It was a couple of hours before dawn on a day in early January. I was standing outside a Best Western in Tallahassee, Florida – it was snowing, a sight I hadn’t seen in many years. The car was packed to the brim with belongings. Along for the ride were my fiancé (already sound asleep), a dog, two cats, and three kittens. The car had been officially dubbed Noah’s Ark.
I gently jostled my fiancé awake, it was time to check into our room, feed the pets, and get a few hours’ rest– we had been driving almost the whole night. When she awoke, still sleepy-eyed, she leaned over and whispered, “Thanks for coming with me”, it was genuine. I replied, “Thanks for having me”, it was genuine too. Tomorrow, or rather today, another 12 hours of driving lay before us – it seemed like such a ways, but those few words, spoken in the wee hours of the morning, added an undeniably comforting and irreplaceable element to a highly uncertain trip. Along a 1,400 mile journey, it is those words that stood out to me.
You should know this
A genuine ‘thank you’ is so underrated. And there are a million articles and YouTube videos and books and professional speakers that will say the same. The idea and its simplicity seem played out when you go searching for it. The importance of a thank you note. Being mindful and appreciating the moment you’re in. Thanking God for our place in life. Thanking a colleague or coworker or client for the role they have played in a minor or major success. Thanking your waiter. Someone who complimented you. Thanking the guy that let you go in traffic. Thanking someone for an opportunity, even when that opportunity was given to someone else.
There are a million and one ways to say thank you and just as many reasons why you should. But why write about it, and even more so – why read about it? Shouldn’t we all know this by now?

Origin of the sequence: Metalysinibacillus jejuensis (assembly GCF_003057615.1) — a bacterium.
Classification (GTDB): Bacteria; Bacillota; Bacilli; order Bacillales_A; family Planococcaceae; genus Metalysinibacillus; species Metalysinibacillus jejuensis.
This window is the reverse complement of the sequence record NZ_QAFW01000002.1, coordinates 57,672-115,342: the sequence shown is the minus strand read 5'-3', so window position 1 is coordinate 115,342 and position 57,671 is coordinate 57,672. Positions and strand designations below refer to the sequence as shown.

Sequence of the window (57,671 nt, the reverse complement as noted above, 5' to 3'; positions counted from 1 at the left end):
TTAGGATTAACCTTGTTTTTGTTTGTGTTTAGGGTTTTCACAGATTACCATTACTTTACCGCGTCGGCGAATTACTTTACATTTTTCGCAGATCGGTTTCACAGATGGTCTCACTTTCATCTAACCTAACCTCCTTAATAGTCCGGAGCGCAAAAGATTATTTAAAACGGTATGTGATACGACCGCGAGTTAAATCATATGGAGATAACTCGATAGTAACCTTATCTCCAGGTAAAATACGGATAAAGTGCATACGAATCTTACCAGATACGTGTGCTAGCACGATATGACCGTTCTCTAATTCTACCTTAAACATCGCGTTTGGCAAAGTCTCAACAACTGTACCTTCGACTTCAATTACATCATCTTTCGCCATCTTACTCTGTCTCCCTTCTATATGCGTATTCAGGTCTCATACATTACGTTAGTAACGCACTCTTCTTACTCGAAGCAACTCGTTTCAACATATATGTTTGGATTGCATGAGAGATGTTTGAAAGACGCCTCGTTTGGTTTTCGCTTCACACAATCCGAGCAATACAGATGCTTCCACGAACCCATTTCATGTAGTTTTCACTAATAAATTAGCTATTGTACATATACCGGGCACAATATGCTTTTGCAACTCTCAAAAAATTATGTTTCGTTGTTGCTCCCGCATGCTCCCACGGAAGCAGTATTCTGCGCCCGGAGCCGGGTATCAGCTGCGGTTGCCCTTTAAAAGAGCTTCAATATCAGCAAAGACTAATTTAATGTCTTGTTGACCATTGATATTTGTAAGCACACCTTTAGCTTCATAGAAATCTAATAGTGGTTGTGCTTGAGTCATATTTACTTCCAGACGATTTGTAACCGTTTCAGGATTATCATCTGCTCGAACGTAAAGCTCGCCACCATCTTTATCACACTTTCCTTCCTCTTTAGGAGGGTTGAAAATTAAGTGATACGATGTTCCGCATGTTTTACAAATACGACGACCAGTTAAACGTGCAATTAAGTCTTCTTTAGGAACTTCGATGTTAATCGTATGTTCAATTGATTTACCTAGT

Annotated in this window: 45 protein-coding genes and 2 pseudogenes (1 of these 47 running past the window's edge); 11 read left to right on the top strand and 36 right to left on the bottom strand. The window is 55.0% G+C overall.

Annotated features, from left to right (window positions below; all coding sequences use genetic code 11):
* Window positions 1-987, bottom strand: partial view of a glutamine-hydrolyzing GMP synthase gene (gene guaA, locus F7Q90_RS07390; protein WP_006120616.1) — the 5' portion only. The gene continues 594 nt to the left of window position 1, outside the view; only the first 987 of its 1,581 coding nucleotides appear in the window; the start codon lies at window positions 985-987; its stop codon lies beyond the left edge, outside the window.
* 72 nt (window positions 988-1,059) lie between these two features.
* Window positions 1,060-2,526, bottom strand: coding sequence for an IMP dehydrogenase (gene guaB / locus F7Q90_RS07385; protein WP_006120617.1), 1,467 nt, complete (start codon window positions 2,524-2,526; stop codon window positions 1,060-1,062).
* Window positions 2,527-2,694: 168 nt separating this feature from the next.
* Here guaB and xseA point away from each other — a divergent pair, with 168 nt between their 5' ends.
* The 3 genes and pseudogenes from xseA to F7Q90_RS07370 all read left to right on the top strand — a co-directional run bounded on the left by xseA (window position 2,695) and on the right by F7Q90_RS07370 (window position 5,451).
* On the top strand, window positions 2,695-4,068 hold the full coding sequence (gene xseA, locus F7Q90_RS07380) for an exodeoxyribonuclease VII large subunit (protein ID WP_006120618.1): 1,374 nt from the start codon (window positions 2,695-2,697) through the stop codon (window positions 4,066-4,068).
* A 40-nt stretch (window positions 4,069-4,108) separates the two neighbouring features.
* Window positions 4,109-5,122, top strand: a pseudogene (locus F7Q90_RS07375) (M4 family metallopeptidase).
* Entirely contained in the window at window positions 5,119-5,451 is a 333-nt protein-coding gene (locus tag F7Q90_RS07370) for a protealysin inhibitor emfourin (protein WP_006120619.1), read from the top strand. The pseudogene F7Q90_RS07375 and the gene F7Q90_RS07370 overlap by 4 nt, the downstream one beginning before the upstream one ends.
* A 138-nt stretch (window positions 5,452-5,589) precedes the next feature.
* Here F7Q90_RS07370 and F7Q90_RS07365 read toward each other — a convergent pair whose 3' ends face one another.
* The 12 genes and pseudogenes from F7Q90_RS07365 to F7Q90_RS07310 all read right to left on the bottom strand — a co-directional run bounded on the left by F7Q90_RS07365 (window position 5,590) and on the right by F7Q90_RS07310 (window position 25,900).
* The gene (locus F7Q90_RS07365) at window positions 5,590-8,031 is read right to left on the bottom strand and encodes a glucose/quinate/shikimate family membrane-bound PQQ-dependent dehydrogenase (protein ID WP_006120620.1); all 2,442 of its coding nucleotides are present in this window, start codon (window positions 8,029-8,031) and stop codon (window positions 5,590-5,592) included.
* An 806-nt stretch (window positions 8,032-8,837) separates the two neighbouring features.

Stop being so stubborn
Some of the most seemingly simple life lessons can be the hardest to accept. Many of us, myself included, are stubborn human beings, and too smart to be bombarded time and time again with the same clichés. Though clichés have stood the test of time for a reason, they have been repeated and reiterated, questionably overused, because in many cases they deserved a continuous restatement – as a mantra for better people, to spur better ways of thinking and better life lessons, to create a more fulfilling existence.
Now the words thank you are by no means for every occasion, in some cases, they give power to the wrong people and take power away from those who truly need more of it. For some, the words thank you come like the words ‘let’s get married’ or ‘I love you’– when you know you’ll know – others, we’re uncertain, cautious, and we may never know, and for those types, if you feel nervous about saying those words, odds are, it is the best time to say them.
Perhaps sorry isn’t the right word
If you are one that likes to carefully consider the dos and don’ts of a conversation, many sources say that replacing the word sorry with the words thank you, in certain instances, can not only be more positive but more appropriate as well.
Instead of ‘sorry I’m late’ – ‘thanks for waiting’ might be the better option and will be less likely to aggravate the people you have inconvenienced. Plus, for more self-preserving reasons, you aren’t outwardly admitting that you made a mistake.
We must also consider that in cases where people assist us with tasks, compliment us in some way, or do something else we perceive as overly kindhearted they are doing these things because they want to. An apologetic response to any of these gestures diminishes the reward for everyone. Simply say thank you and move on.
But it’s hard, for many of us the word ‘sorry’ is a nervous habit, a way to alleviate discomfort in a specific situation. Yet, if you’re the kind of person that drives yourself nuts over whether or not you said the wrong thing, think of a way to say thank you…it’s hard to regret a thank you.
Take the thank you challenge
Brian Doyle a young TEDx speaker spoke of a challenge that he created for himself in the vein of a simple thank you – just a grateful word or two to one new person each day for a year, and how it affected his life. If you find yourself feeling overrun by life’s negative chatter, you may want to try it out. This isn’t some grand ideal or corny self-help gimmick, it’s just saying thanks. Send someone a card, shoot them an email, or thank them in person. See the difference it makes. And if it doesn’t make a difference…what did you really lose?